This post is probably going to get me burnt to a tiny, mewling crisp, but that’s okay. I can take it.
I also want to make it very clear that what I write here reflects my personal views. It does not in any fashion represent the official policy of An Event Apart LLC or its associated conferences. However, it’s obviously the case that, as a co-founder of the company and an organizer of said conferences, my views influence what happens there. Just don’t think for an instant that I speak for Jeffrey in this, nor that I am declaring official company policy. This one’s all me.
So, here it is: as a conference organizer, I don’t care about diversity.
All right. Take a minute to reduce the boil in your blood to a bare simmer, and bear with me. I’m going to explain what I mean, and illustrate as best I can. I hope that by the end, you’ll better understand my point of view, even if you don’t agree with it.
Yesterday, Jason Kottke posted the percentage of female speakers at recent and upcoming web conferences. I note he didn’t include the one-day Event Aparts from last year, where our speaker lists ranged from 0% female (most of them) to 25% female (Austin) to 40% female (Seattle), but that’s okay. Maybe he was only considering “bigger” conferences. Early on, he wrote:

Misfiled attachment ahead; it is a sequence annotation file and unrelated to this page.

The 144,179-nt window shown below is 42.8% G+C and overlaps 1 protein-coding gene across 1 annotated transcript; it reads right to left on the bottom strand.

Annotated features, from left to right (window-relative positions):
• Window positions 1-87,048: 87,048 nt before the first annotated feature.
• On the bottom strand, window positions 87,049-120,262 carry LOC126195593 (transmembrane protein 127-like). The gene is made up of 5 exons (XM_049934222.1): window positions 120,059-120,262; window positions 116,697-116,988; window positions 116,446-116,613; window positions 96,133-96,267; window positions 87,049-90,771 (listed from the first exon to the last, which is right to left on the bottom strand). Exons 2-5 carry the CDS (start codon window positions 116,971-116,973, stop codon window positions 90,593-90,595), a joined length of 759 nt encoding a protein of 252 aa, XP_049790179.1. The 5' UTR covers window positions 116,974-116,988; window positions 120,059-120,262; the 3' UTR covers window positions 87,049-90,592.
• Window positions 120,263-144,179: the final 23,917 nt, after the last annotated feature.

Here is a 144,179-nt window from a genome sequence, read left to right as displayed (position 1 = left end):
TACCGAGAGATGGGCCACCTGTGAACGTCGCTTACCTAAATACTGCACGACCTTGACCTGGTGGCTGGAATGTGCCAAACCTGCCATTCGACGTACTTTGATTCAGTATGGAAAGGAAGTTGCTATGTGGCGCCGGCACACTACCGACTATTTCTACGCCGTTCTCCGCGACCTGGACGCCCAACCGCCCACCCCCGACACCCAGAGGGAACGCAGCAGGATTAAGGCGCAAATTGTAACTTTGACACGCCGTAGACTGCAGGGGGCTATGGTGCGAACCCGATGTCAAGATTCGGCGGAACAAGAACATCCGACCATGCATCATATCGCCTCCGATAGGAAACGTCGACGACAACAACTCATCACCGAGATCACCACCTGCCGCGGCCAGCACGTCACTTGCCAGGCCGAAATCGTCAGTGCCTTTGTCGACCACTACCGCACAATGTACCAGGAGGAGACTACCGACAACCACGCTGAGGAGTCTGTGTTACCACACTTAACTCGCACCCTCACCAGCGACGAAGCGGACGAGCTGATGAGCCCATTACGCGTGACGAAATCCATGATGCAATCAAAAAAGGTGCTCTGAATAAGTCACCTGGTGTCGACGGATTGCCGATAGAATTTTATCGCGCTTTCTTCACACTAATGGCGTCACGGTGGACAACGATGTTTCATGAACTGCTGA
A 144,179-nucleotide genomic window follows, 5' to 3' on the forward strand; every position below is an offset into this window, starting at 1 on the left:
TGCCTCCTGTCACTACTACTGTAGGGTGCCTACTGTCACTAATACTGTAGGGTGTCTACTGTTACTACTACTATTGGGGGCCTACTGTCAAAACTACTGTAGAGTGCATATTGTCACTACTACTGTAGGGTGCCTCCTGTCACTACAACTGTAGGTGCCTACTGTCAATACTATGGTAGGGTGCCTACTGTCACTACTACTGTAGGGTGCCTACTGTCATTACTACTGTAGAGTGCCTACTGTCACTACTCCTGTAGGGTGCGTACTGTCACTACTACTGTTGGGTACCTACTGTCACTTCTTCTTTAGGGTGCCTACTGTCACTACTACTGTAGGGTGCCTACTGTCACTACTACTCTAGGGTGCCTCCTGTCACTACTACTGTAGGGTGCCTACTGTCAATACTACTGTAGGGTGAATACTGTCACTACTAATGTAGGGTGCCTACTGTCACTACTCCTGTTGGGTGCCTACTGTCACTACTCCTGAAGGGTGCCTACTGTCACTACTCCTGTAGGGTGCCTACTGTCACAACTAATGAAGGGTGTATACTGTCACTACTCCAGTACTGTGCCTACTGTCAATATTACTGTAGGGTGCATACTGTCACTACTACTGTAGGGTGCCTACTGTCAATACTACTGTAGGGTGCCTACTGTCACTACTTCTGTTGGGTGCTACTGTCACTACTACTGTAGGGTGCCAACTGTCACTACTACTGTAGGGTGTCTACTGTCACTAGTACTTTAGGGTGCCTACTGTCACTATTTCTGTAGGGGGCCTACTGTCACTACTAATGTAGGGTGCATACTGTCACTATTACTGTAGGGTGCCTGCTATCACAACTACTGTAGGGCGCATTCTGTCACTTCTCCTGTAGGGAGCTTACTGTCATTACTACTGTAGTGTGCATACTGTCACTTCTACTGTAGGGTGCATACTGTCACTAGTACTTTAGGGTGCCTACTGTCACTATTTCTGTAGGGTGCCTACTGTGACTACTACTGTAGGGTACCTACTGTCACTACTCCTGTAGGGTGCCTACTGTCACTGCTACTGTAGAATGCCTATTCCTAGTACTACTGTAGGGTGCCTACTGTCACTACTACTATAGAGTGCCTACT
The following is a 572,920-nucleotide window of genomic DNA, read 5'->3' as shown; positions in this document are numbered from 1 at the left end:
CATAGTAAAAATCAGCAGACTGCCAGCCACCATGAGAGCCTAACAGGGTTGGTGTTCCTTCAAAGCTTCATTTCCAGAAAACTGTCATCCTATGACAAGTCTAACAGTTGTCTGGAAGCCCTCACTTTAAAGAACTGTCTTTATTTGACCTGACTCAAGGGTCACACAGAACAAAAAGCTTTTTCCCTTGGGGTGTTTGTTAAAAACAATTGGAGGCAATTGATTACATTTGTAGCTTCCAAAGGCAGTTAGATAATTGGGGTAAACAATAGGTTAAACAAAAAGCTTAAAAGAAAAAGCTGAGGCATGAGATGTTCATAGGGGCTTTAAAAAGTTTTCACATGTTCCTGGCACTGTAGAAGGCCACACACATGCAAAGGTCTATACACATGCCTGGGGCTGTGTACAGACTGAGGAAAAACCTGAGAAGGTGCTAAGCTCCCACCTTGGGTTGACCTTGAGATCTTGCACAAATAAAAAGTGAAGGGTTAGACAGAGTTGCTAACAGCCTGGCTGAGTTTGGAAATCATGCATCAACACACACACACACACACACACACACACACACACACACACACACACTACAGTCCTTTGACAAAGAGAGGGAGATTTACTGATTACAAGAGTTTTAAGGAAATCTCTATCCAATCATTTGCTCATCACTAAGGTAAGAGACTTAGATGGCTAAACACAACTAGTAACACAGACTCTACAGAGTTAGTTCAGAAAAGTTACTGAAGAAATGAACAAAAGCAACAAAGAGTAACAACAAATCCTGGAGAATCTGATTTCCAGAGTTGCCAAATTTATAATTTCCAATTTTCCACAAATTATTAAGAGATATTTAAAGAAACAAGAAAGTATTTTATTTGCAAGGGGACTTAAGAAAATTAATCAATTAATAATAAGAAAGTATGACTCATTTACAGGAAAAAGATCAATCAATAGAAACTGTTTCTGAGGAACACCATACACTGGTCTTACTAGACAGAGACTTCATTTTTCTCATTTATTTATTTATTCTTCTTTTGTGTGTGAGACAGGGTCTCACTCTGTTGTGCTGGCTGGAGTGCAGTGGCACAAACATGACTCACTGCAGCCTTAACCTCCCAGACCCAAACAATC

Each time this issue is raised, you see conference organizers publicly declare that they tried, that diversity is a very important issue, and that they are going to address it the next time around.
Well, I’m hereby bucking that trend. In my personal view, diversity is not of itself important, and I don’t feel that I have anything to address next time around. What’s important is technical expertise, speaking skills, professional stature, brand appropriateness, and marketability. That’s it. That’s always been the alpha and omega of my thinking, and it will continue to be so the next time, and time after that, and the time after that.